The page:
Wealden councillors have supported their leader and dropped proposals for the introduction of Civil Parking Enforcement in the district.
All recommendations made by leader Cllr Bob Standley as included in the story below were agreed at a meeting of Cabinet this morning.
From an Uckfield News original story on January 24: Wealden Council looks set to ditch the idea of taking on responsibility for Civil Parking Enforcement in the district.
Council leader Bob Standley is going against corporate management team advice in recommending that current arrangements for enforcement by police – even though they consider it low priority – continue.
He also recommends continuing a dialogue with Sussex Police on how on-street parking enforcement can be managed for the benefit of Wealden residents and continuing a dialogue with town and parish councils on the on-street parking issues in their areas.
A report to the council’s cabinet, which meets on Wednesday, January 31, says Wealden was considering the introduction of Civil Parking Enforcement because of an increasing amount of public and press comment about on-street car parking.
Reasons included redevelopment work undertaken on High Streets in Uckfield and Hailsham, the growth in the number of residents in the area, increasing use of rail stations and a public announcement by Sussex Police that its responsibility for parking enforcement would be of low priority, unless parked vehicles were posing a danger to the public.
The council considered a variety of options which included:
- Maintaining the status quo with the police being responsible for enforcement.
- Working with town and parish councils to change public behaviour, while also maintaining the status quo with the police being responsible for enforcement.
- Community wardens with some enforcement powers
- Working with East Sussex County Council to support the introduction of Civil Parking Enforcement with Pay and Display
The council’s corporate management team favoured the fourth option.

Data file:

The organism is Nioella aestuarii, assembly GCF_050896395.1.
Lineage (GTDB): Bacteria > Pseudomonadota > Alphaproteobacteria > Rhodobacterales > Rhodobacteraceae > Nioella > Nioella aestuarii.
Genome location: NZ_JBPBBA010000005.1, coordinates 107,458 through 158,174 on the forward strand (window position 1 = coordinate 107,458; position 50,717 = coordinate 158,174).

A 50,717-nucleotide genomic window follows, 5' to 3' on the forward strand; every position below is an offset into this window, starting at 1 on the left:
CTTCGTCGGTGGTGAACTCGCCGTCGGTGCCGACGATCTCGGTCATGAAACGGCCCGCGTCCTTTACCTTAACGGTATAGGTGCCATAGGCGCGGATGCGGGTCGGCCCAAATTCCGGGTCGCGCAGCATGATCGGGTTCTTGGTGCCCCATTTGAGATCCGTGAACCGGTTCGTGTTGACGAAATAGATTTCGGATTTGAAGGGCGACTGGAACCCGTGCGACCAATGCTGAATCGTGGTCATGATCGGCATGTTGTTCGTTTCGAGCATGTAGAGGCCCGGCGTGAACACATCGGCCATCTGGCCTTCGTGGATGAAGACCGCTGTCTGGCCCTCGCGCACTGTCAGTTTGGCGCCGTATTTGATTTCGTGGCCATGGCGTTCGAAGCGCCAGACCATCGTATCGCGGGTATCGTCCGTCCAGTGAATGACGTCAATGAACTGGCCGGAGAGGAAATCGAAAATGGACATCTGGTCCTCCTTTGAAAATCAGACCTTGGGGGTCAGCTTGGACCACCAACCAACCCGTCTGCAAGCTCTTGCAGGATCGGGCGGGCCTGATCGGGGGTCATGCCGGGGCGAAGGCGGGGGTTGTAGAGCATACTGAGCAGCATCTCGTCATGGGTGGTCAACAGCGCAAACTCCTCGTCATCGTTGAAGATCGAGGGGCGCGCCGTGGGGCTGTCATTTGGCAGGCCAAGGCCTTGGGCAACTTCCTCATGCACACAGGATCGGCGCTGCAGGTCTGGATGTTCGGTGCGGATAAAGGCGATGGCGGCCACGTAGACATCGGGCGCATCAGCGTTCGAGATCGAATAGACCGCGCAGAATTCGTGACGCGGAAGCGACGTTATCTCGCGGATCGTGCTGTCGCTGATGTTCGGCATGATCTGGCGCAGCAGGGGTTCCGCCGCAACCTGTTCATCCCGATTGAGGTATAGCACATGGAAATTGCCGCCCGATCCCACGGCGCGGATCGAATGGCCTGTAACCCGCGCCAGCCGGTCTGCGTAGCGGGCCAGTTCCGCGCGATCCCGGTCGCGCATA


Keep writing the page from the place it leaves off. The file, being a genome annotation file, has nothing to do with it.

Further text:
The introduction of Civil Parking Enforcement was considered viable by East Sussex County Council only if there was some form of charging, but the report to cabinet says information gathered since early December 2017, based on engagement with town, parish, and district councillors, showed there was widespread concern about the effect on high street shops and businesses if pay and display was implemented in the district.
“The argument has been made that small traders will suffer as people will use supermarkets instead, where they can park for nothing.”
The report continues: “There is dislike of the perceived urbanisation of the local street scene, especially in rural areas where the installation of pay and display machines would not sit well with the existing look of Wealden towns and villages.”
The report concludes that while Wealden’s cabinet has previously said the first two options would not provide a permanent solution to the problem of on-street parking infringements in the absence of police enforcement, there is a view within local communities that the introduction of pay and display to fund the civil parking enforcement model is not an option that is appropriate in the rural environment of Wealden Council.
Read previous Uckfield News stories on the possible introduction of Civil Parking Enforcement:
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